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Live Action Insite
Mos Eisely Multiplex InterviewJanuary 21, 1999
Interview by Clive Young
Used with permission from Clive Young and Mos Eisley Multiplex.
Jeff Allen Interview
First the basics--where are you, how old are you, what do you do for a living when you're not making clever shorts?
I'm a 27-year-old HTML monkey who works for a semi-large Internet development firm in Atlanta, GA.
When/how did you cook up the idea for the trailer?
At the beginning of 1998, I was contemplating doing a Reservoir Dogs / Star Wars spoof. I had built all these Stormtrooper costumes for my HOW TO BUILD A STORMTROOPER web site and was itching to do a short with them. About this time a good friend of mine, David Burns, discovered Kevin Smith movies for the first time and wanted to maybe do a Clerks spoof. We discussed it for a week or two and decided that a Clerks parody would be the better project to do.
I expect that part of the impetus to make the flick was to show off those great Stormtrooper costumes--to step backwards briefly then, what was your initial inspiration to make a Stormtrooper costume?
Basically, I just wanted to try some vacuum forming. I am a big fan of Star Wars, and the Stormtrooper costume was just the right project to test my skills. Boy, did I take on more than I could handle with that project! (Grin)
How long did it take to plan/write the trailer?
Writing the script was easy. We just copied the original Clerks trailer. It was the creation of original ideas that stumped us. It took about three months for us to come up with every gag that was in the final trailer. Hockey on the Deathstar? No way. Mousebot hockey? YEAH!
Was it shot on video or film--what make camera did you use?
We shot the trailer on video. We used the Sony TR-940 handycam. It was one of the last handycams made without the side LCD viewer. It's a great little camera, if I do say so myself. It houses a great number of effects. The black and white setting was one of the selling points on the camera.
How many people were involved in the crew, cast, etc?
I believe we had a final headcount of 13 on the cast and crew. As with any other independent film, the cast is the crew. Kurt Allen, my brother, not only built sets, costumes, and props, but he also played Trooper Dante and a few other parts in the short. Our sound editor, David Burns, played Royal Guard Silent Bob and random Deathstar Hallway Troopers.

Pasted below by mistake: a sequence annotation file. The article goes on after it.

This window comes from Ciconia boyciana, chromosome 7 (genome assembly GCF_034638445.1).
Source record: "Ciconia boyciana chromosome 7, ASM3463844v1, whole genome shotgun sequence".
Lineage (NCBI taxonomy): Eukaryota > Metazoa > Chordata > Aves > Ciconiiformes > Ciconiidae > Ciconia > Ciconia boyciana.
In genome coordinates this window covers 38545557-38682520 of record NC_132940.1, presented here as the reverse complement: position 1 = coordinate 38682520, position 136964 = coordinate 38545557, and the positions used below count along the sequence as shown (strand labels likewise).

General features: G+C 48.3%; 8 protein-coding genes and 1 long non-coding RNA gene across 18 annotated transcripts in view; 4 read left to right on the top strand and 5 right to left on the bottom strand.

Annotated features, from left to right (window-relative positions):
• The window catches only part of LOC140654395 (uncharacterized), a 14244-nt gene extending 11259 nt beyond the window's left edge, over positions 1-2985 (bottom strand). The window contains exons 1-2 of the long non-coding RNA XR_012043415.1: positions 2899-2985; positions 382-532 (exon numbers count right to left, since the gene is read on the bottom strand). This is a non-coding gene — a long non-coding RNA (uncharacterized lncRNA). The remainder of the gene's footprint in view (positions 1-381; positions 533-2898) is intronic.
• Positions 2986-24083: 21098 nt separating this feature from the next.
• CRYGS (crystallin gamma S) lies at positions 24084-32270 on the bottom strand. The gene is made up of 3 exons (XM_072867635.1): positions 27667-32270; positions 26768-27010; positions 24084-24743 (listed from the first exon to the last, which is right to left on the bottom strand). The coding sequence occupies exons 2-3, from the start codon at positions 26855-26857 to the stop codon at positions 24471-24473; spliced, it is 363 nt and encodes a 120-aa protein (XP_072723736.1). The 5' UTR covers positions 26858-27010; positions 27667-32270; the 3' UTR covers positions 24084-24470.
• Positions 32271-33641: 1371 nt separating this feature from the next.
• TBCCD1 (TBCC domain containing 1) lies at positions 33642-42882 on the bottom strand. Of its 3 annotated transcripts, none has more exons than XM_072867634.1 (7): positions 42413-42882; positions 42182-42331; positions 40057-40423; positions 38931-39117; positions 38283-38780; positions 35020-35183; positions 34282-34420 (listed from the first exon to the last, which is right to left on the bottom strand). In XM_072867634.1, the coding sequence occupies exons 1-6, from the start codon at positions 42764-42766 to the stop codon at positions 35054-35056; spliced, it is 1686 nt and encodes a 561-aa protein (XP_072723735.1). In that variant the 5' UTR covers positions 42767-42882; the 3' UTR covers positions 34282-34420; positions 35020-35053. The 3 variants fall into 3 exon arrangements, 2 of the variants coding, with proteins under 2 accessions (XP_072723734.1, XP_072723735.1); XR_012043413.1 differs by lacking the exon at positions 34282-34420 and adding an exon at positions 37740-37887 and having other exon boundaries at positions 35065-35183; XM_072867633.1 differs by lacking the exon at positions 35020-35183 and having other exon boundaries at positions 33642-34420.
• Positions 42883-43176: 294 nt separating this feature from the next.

When did you shoot it?
We finally got off our lazy rear ends and shot the trailer during August, 1998. It was a really hectic time for all of us. Most of the crew works in the advertising industry, and August is a really busy time for us. How we finished the shoot in three weeks and kept it looking as good as it does is beyond me.
Where was it shot, did you have to make special arrangements to get the location?
Most of the scenes were shot at the Classic City General Store in downtown Athens, Georgia, USA. I tried every convenience store for ten miles around before being allowed to film there. It seems that corporate America has a problem with having a film crew in their store. Jamil, the owner of Classic City, had no such qualms. He let us come in near closing time and shoot for about thirty minutes while he closed up. The video store, Video Library in Athens, was also nice enough to let us shoot there during business hours. Thank god for "Mom and Pop" businesses!
For such a short film, this appears to have had a lot of work done on props, costumes, and especially that Death Star corridor set. What sort of a budget did you have?